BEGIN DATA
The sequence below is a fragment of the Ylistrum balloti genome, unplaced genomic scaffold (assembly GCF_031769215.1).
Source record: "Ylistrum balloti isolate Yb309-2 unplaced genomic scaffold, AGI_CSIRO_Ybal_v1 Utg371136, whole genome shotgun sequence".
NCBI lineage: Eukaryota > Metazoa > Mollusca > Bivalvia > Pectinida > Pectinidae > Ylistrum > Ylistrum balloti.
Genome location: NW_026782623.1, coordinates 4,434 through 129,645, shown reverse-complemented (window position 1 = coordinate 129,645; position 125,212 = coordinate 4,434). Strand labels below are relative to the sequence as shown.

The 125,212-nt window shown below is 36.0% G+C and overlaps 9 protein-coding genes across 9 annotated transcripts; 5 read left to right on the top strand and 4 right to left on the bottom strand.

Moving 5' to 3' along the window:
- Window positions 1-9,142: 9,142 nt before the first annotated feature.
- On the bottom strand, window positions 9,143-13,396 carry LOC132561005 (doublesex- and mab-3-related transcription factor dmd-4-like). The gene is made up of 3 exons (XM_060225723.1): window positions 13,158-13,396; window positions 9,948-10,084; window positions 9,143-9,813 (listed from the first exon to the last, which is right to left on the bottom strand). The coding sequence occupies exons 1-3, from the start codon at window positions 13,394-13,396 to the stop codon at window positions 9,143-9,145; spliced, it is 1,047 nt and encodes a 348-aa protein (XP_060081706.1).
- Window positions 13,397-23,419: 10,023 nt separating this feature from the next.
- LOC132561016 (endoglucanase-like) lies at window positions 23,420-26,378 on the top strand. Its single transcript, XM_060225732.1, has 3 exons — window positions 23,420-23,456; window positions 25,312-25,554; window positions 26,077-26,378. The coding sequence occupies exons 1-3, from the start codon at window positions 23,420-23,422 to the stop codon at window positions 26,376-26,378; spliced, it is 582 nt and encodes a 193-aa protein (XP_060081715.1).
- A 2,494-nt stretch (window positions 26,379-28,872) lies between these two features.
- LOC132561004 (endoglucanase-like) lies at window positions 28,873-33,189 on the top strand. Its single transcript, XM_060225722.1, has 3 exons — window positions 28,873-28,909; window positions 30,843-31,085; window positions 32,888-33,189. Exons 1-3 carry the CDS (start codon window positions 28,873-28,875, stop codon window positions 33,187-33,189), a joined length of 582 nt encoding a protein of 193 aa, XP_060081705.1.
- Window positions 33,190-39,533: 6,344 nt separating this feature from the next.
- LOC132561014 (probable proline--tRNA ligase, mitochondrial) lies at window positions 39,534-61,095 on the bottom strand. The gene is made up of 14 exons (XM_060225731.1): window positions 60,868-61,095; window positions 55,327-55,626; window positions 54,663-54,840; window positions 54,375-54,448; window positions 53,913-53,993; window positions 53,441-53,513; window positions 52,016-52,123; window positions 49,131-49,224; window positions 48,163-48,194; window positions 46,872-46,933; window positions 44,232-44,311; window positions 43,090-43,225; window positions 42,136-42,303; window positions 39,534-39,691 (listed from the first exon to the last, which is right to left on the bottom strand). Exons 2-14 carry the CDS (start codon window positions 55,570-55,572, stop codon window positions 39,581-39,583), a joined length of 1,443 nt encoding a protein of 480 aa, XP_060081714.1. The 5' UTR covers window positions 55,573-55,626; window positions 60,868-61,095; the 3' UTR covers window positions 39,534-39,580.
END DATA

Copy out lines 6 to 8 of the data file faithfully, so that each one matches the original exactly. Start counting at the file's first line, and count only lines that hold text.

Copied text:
Moving 5' to 3' along the window:
- Window positions 1-9,142: 9,142 nt before the first annotated feature.
- On the bottom strand, window positions 9,143-13,396 carry LOC132561005 (doublesex- and mab-3-related transcription factor dmd-4-like). The gene is made up of 3 exons (XM_060225723.1): window positions 13,158-13,396; window positions 9,948-10,084; window positions 9,143-9,813 (listed from the first exon to the last, which is right to left on the bottom strand). The coding sequence occupies exons 1-3, from the start codon at window positions 13,394-13,396 to the stop codon at window positions 9,143-9,145; spliced, it is 1,047 nt and encodes a 348-aa protein (XP_060081706.1).